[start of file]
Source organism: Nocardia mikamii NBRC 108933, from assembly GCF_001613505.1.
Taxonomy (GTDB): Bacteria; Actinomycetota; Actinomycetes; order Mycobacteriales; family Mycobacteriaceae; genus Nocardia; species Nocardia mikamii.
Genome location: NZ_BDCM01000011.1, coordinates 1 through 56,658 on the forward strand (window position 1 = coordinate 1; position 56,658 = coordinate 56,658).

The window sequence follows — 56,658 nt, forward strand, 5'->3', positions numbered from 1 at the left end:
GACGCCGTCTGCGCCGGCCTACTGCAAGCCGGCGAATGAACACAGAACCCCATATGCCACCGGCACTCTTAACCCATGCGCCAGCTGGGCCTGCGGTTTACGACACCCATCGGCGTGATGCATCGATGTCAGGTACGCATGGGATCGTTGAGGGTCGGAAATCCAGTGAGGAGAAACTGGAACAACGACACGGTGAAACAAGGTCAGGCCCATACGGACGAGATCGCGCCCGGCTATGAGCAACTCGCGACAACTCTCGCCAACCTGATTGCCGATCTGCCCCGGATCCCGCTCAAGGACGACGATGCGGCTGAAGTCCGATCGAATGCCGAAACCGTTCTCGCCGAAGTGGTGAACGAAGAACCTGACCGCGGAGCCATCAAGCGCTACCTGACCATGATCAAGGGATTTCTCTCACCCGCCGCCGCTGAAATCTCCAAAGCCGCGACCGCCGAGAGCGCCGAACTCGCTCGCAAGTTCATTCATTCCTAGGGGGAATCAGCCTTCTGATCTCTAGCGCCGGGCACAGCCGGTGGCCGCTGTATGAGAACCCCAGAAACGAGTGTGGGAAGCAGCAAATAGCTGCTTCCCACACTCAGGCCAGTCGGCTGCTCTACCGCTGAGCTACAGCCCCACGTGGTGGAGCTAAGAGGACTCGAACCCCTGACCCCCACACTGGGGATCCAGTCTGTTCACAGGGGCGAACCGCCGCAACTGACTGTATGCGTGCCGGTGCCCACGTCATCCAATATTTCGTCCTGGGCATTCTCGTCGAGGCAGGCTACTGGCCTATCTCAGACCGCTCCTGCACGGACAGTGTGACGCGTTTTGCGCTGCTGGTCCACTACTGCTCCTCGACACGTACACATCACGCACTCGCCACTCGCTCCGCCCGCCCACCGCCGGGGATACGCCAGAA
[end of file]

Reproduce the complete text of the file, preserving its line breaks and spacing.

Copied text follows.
Source organism: Nocardia mikamii NBRC 108933, from assembly GCF_001613505.1.
Taxonomy (GTDB): Bacteria; Actinomycetota; Actinomycetes; order Mycobacteriales; family Mycobacteriaceae; genus Nocardia; species Nocardia mikamii.
Genome location: NZ_BDCM01000011.1, coordinates 1 through 56,658 on the forward strand (window position 1 = coordinate 1; position 56,658 = coordinate 56,658).

The window sequence follows — 56,658 nt, forward strand, 5'->3', positions numbered from 1 at the left end:
GACGCCGTCTGCGCCGGCCTACTGCAAGCCGGCGAATGAACACAGAACCCCATATGCCACCGGCACTCTTAACCCATGCGCCAGCTGGGCCTGCGGTTTACGACACCCATCGGCGTGATGCATCGATGTCAGGTACGCATGGGATCGTTGAGGGTCGGAAATCCAGTGAGGAGAAACTGGAACAACGACACGGTGAAACAAGGTCAGGCCCATACGGACGAGATCGCGCCCGGCTATGAGCAACTCGCGACAACTCTCGCCAACCTGATTGCCGATCTGCCCCGGATCCCGCTCAAGGACGACGATGCGGCTGAAGTCCGATCGAATGCCGAAACCGTTCTCGCCGAAGTGGTGAACGAAGAACCTGACCGCGGAGCCATCAAGCGCTACCTGACCATGATCAAGGGATTTCTCTCACCCGCCGCCGCTGAAATCTCCAAAGCCGCGACCGCCGAGAGCGCCGAACTCGCTCGCAAGTTCATTCATTCCTAGGGGGAATCAGCCTTCTGATCTCTAGCGCCGGGCACAGCCGGTGGCCGCTGTATGAGAACCCCAGAAACGAGTGTGGGAAGCAGCAAATAGCTGCTTCCCACACTCAGGCCAGTCGGCTGCTCTACCGCTGAGCTACAGCCCCACGTGGTGGAGCTAAGAGGACTCGAACCCCTGACCCCCACACTGGGGATCCAGTCTGTTCACAGGGGCGAACCGCCGCAACTGACTGTATGCGTGCCGGTGCCCACGTCATCCAATATTTCGTCCTGGGCATTCTCGTCGAGGCAGGCTACTGGCCTATCTCAGACCGCTCCTGCACGGACAGTGTGACGCGTTTTGCGCTGCTGGTCCACTACTGCTCCTCGACACGTACACATCACGCACTCGCCACTCGCTCCGCCCGCCCACCGCCGGGGATACGCCAGAA